• Language challenges: the English proceedings would require extensive involvement of translators for pleadings, the likely very significant volume of disclosure, witnesses and experts, adding significantly to the costs of the proceedings, involving the danger of mis-translation (which the Judge noted had already occurred in the proceedings);
    • The English Court would have to apply Brazilian law on which (based on the 600 pages worth of reports and appendices submitted to date) the parties were unlikely to agree;
    • It was very unlikely that under Brazilian law witnesses in Brazil would be permitted to give evidence remotely from Brazil, less likely that an English Judge would be permitted to sit in Brazil to take evidence, meaning witnesses would need to travel to the UK to give evidence (with the time and expense that would incur);
    • Managing a group action of this scale, with all the complexities identified by the Court would have a significant, deleterious impact upon the resources of the English Courts.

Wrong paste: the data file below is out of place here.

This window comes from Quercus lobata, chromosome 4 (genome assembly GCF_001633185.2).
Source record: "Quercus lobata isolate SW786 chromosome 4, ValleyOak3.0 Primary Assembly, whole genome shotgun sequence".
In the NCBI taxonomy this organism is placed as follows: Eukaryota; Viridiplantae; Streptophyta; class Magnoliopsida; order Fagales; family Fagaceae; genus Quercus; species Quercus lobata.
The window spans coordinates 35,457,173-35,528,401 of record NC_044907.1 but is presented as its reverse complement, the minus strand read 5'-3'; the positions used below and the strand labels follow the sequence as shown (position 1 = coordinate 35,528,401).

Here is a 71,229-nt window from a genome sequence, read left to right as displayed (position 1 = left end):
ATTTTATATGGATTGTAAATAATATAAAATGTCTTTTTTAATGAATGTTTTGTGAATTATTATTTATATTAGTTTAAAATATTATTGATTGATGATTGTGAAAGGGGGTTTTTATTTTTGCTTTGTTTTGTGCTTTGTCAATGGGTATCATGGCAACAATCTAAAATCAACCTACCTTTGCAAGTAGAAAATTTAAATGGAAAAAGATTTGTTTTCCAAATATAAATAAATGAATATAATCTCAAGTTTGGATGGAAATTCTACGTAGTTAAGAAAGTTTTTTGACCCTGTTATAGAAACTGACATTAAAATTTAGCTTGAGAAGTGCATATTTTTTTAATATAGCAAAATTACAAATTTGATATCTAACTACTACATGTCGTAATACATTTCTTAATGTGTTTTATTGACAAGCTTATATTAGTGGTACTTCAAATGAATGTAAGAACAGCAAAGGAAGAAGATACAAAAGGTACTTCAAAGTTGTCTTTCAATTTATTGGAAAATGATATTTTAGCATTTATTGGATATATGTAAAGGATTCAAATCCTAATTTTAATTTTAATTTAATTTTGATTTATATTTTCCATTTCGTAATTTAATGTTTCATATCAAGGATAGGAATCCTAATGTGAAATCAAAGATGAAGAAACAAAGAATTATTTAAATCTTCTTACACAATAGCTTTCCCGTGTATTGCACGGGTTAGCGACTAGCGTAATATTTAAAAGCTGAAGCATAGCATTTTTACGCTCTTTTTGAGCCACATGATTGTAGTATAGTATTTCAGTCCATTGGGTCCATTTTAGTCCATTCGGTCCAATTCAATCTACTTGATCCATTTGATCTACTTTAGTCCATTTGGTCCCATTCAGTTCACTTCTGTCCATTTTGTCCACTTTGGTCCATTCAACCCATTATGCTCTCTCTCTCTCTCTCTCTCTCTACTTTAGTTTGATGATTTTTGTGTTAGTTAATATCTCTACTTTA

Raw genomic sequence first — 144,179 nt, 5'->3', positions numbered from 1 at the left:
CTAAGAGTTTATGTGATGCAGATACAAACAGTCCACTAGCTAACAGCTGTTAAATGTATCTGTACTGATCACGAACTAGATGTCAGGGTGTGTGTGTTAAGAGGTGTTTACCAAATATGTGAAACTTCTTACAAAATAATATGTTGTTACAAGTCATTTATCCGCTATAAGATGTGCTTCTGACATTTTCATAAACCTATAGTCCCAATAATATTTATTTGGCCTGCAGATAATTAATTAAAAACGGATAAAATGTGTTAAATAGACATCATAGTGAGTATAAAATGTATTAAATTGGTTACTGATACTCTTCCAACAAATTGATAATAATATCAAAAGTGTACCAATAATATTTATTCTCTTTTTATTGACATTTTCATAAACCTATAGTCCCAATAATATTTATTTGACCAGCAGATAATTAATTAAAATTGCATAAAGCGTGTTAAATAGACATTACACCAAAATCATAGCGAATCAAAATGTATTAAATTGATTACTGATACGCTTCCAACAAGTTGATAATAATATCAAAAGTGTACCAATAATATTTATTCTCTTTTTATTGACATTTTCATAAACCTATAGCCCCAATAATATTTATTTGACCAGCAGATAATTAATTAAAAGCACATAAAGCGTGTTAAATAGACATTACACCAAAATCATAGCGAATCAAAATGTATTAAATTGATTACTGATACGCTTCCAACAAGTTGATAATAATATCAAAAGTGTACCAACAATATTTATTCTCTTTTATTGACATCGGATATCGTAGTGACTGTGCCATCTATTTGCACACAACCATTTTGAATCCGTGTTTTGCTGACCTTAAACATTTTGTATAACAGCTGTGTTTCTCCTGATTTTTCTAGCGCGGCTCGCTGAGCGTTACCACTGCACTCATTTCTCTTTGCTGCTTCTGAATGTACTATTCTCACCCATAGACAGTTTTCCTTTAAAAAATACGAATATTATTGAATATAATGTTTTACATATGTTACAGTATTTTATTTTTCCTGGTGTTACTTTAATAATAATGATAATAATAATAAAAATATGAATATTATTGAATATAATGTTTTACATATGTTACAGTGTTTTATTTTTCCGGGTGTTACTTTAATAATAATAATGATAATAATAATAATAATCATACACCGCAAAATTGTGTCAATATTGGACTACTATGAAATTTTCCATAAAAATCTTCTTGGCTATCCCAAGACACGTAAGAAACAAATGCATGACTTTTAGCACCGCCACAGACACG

In summary, the Court was satisfied that the claims would be not merely challenging but also irredeemably unmanageable if they were allowed to proceed in England.

Article 34

In addition to its "abuse of process" strike-out application, BHP Plc applied to stay the claims against it on the basis of Article 34 of the Recast Regulation1.  Under Article 4 of the Recast Regulation, EU companies should be sued in the Member State of their domicile – in the case of BHP Plc, England – even where a more appropriate alternative forum (forum conveniens) for the dispute may exist.  However, Article 34 contains an exception to this general rule [Fig. 1].  Where the conditions set out in Article 34 are satisfied, a Member State court may stay proceedings brought before it where related proceedings are already on-foot in a Non-Member State (Third State).

For the reasons already given by the Court in the context of "abuse of process", and noting that there was no reason why a Brazilian judgment would not be capable of recognition and enforcement in England, Mr Justice Turner held that all three conditions of Article 34 would be satisfied to order a stay of the claims against BHP Plc were the Court's ruling on "abuse of process" to be overturned on appeal.